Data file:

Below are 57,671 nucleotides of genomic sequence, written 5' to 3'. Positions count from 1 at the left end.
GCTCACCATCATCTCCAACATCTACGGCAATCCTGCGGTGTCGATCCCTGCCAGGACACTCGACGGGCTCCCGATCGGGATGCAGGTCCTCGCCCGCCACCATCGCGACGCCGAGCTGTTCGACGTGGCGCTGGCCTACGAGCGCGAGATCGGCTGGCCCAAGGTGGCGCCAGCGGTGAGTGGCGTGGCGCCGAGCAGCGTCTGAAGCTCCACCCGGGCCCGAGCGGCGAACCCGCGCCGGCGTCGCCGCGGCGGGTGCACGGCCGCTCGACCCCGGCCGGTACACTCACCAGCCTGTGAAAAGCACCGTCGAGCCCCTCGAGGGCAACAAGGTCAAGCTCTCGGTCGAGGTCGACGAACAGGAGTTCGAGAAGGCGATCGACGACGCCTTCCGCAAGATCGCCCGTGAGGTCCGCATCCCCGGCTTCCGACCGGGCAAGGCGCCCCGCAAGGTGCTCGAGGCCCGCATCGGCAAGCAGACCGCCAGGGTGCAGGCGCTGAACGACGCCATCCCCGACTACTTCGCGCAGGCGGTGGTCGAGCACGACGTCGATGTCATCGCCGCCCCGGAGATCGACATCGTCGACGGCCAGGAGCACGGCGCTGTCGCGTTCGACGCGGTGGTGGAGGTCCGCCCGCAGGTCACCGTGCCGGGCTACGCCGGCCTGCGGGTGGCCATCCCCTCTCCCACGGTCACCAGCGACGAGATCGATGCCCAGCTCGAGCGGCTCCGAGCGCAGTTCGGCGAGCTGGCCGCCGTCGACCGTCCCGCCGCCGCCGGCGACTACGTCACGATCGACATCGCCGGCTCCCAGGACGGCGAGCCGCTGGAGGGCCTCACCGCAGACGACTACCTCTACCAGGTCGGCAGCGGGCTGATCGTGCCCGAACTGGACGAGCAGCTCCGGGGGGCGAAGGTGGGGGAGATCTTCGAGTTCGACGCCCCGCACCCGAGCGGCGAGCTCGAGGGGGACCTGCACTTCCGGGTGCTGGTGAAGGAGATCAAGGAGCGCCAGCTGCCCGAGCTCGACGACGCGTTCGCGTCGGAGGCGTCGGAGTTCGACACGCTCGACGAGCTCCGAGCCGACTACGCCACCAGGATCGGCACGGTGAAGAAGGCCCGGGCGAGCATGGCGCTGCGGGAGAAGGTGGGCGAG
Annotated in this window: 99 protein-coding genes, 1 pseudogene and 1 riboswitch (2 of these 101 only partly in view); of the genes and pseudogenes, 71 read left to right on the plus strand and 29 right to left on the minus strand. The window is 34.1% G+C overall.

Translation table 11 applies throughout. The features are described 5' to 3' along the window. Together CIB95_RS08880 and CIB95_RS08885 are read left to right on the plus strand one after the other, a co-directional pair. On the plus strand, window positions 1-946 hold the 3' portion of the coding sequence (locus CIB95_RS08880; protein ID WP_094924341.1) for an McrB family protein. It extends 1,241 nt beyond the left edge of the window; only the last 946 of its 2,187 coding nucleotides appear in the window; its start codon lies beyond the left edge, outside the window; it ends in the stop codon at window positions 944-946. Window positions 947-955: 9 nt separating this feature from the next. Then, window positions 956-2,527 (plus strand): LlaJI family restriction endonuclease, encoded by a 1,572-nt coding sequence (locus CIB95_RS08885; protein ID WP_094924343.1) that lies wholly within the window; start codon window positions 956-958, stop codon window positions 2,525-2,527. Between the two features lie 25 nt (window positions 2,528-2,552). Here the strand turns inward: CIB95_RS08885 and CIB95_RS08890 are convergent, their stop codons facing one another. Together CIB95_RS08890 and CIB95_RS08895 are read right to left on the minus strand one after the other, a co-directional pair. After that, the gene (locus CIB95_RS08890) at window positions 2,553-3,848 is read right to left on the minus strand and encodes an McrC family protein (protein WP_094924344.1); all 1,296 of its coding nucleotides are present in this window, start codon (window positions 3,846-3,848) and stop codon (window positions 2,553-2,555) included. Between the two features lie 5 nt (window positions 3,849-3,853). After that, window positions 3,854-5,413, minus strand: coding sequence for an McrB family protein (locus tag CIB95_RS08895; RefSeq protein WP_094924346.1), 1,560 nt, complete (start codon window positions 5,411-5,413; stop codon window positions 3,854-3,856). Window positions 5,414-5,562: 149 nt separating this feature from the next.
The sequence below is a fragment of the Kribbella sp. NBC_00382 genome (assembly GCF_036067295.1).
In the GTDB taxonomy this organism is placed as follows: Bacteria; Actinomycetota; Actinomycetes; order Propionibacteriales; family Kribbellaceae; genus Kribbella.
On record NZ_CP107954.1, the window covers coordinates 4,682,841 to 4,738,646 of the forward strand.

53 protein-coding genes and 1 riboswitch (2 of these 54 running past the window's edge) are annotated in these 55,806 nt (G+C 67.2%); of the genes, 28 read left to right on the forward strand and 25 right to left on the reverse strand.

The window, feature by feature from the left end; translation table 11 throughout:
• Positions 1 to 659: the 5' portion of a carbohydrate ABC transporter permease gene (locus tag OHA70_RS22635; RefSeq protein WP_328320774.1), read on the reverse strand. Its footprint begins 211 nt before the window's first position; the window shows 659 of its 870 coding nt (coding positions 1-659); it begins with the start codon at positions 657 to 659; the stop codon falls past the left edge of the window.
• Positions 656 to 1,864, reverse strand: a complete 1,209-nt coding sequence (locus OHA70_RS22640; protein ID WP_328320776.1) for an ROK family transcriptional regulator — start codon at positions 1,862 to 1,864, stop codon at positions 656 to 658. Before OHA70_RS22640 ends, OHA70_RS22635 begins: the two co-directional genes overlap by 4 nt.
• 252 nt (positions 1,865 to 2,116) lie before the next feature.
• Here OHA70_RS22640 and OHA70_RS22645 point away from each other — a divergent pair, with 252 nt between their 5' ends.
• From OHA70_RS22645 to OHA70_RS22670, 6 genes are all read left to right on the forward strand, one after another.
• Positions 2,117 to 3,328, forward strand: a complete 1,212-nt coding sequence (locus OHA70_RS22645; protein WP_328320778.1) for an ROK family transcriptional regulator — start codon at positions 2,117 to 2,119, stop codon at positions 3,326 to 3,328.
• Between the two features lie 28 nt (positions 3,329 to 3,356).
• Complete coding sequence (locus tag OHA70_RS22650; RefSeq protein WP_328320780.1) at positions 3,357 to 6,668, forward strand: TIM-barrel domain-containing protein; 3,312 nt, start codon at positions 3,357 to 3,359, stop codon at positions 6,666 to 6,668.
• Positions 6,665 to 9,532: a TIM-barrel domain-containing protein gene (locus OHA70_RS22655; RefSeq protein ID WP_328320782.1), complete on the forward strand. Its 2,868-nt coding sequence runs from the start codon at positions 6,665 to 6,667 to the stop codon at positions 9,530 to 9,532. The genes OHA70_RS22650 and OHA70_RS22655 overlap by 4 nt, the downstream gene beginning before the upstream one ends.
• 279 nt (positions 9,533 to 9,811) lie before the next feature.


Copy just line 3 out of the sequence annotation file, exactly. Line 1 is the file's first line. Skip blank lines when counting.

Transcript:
Annotated in this window: 99 protein-coding genes, 1 pseudogene and 1 riboswitch (2 of these 101 only partly in view); of the genes and pseudogenes, 71 read left to right on the plus strand and 29 right to left on the minus strand. The window is 34.1% G+C overall.